Adopted not Interviewed - Love Wins  (Rev'd Lizzie Kesteven)
Sermon for Sunday 10th January 2021 - Baptism of Christ

Adoption Not InterviewRev'd Lizzie Kesteven
00:00 / 13:11

 

Today should have marked a couple of baptisms in Fishponds. Yet like many things around Covid and this pandemic, instead of a baptism and worship as normal we find ourselves yet again in shifting sands and places – and the world that was – has moved. Alongside other sacraments of the church and aspects of life, baptisms and weddings are postponed, and put on hold in the hope that we will one day be able to mark those sacred moments safely and be able to celebrate them as they deserve to be.

Baptism - to be baptised - is the overriding theme of the readings that are for today. We hear of John – the Baptizer. We watch as Jesus is baptised and hear the voice from heaven claiming him as Gods son, as God’s beloved. We listen as the very first words of the bible are read and hear the story of how God formed the world, with the beginnings of lights and domes, and the tumbling’s of the waters. Crashing in and around us today are all those big stark pictures and stories some of which might feel familiar, others less so perhaps.

I have pondered Baptism this week. In that pondering I picked up a book that I was given for Christmas –a book by Rachel Held Evans– “searching for Sunday” - and in that she offers this really simply yet what I found liberating idea around baptism. She holds that the reason that Baptism is so critical, so solemn, so special, so profound is not so much about what is might say about salvation for an individual but what it says about God – And it was this phrase that took my breath away – she said.  Baptism is Adoption. Not an Interview.

Baptism is adoption not an Interview.

 

Baptism is never a test that is needing to be passed. It’s not an A or an F grade on a score sheet. It’s not an achievement on the road to a career highlight or a dazzling marker of a person’s wisdom, wit or intelligence.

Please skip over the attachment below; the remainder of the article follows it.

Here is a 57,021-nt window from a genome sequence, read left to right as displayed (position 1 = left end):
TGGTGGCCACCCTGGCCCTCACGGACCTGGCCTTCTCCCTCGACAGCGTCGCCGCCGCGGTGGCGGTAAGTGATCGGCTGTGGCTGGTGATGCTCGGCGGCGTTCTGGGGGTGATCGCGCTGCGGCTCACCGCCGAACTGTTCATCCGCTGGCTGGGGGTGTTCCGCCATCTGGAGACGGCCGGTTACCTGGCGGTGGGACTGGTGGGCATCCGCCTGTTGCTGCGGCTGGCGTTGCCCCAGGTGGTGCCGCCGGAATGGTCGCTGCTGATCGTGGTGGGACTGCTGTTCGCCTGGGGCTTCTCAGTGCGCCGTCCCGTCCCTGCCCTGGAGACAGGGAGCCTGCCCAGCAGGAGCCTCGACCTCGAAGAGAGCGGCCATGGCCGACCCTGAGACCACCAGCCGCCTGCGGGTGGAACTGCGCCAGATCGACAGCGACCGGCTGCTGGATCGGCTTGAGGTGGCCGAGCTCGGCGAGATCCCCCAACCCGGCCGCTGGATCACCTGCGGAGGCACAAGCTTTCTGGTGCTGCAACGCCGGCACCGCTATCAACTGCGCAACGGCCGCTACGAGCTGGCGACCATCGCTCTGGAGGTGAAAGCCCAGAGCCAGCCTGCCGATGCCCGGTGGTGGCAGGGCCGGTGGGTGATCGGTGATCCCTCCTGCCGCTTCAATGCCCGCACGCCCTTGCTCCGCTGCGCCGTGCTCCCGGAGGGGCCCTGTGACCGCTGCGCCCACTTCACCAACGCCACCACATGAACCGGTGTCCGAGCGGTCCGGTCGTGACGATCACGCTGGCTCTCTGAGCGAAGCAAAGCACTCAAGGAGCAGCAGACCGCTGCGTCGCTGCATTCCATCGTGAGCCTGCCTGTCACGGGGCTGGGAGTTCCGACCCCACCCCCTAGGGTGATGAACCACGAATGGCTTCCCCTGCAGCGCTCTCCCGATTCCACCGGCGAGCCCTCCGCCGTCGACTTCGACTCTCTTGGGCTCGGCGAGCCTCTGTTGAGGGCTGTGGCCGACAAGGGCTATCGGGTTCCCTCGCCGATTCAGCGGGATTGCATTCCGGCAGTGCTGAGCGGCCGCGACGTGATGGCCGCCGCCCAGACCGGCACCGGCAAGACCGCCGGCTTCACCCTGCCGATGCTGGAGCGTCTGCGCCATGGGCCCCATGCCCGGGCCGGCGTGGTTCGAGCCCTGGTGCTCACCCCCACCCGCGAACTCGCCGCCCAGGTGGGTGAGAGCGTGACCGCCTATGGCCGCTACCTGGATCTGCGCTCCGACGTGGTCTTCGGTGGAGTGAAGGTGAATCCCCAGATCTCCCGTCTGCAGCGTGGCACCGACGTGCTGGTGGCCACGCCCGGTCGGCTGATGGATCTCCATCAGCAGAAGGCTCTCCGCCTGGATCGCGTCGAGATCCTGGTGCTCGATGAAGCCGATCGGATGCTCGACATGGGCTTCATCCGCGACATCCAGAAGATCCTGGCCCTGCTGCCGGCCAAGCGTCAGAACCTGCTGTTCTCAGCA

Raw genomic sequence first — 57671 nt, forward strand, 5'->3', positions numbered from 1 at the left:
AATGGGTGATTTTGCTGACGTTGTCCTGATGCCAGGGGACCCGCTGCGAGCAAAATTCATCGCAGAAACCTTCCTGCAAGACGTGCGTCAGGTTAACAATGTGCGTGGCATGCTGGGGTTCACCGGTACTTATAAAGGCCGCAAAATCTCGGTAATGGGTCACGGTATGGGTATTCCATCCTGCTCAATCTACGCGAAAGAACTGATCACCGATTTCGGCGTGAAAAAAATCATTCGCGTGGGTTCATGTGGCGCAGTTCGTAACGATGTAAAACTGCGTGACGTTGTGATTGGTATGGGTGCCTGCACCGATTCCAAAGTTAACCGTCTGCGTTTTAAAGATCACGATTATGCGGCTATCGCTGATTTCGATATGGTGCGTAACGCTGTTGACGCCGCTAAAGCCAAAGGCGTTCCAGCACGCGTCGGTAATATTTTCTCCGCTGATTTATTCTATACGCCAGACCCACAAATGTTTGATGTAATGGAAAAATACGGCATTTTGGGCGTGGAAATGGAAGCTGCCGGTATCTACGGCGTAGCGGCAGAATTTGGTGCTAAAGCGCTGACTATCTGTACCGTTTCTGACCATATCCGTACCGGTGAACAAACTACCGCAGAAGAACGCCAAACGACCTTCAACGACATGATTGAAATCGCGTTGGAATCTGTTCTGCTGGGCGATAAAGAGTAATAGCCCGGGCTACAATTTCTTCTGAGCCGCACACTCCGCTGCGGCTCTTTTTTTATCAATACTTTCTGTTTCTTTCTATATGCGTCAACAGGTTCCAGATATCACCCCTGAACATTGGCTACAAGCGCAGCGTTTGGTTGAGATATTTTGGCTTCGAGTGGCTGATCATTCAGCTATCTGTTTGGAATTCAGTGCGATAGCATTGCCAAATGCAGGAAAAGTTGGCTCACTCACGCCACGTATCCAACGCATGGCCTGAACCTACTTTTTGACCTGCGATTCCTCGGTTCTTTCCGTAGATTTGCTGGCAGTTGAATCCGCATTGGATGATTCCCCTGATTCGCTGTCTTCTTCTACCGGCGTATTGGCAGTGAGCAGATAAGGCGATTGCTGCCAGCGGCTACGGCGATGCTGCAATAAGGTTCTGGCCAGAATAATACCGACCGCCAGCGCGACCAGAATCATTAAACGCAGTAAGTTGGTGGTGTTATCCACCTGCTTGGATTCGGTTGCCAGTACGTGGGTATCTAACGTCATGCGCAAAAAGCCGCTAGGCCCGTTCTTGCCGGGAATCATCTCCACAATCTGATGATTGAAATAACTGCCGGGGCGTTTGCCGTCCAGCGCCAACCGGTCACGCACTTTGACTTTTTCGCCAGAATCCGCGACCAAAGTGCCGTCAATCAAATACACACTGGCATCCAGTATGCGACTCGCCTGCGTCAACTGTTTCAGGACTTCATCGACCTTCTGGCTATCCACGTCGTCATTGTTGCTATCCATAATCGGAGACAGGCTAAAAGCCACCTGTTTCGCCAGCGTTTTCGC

Baptism is not an interview.

Baptism is an adoption.

 

Mark Simms our Lay Minister touched on this a week or so ago when he spoke about the reading from Ephesians. We are adopted by God. We are God’s children. And here as we hear the words from Heaven from God to God’s son about being beloved – we also hear the words cascade like water and crash down over us. We are not here because we have gained it, or earned it – we are here because God loves us and adopts us - into his family.

It’s not an interview.

 

Perhaps that is why the words and the rituals of oil and water that take place around Baptisms are so emotive and moving. When a person, or adults on behalf of small people stand and make promises – they are not little things – but big statements of what they believe the world to be, or at least hope for it to look like. Baptism is an identity thing – it’s says something about who we are and what we might believe. It’s also a joining in thing – adoption suggests family – a collective of people - these are not individual made up bespoke promises, but beliefs held across towns and valleys, oceans and mountains and across generations of time and place. Adoption doesn’t begin and end in one person’s life or death, it permeates through time.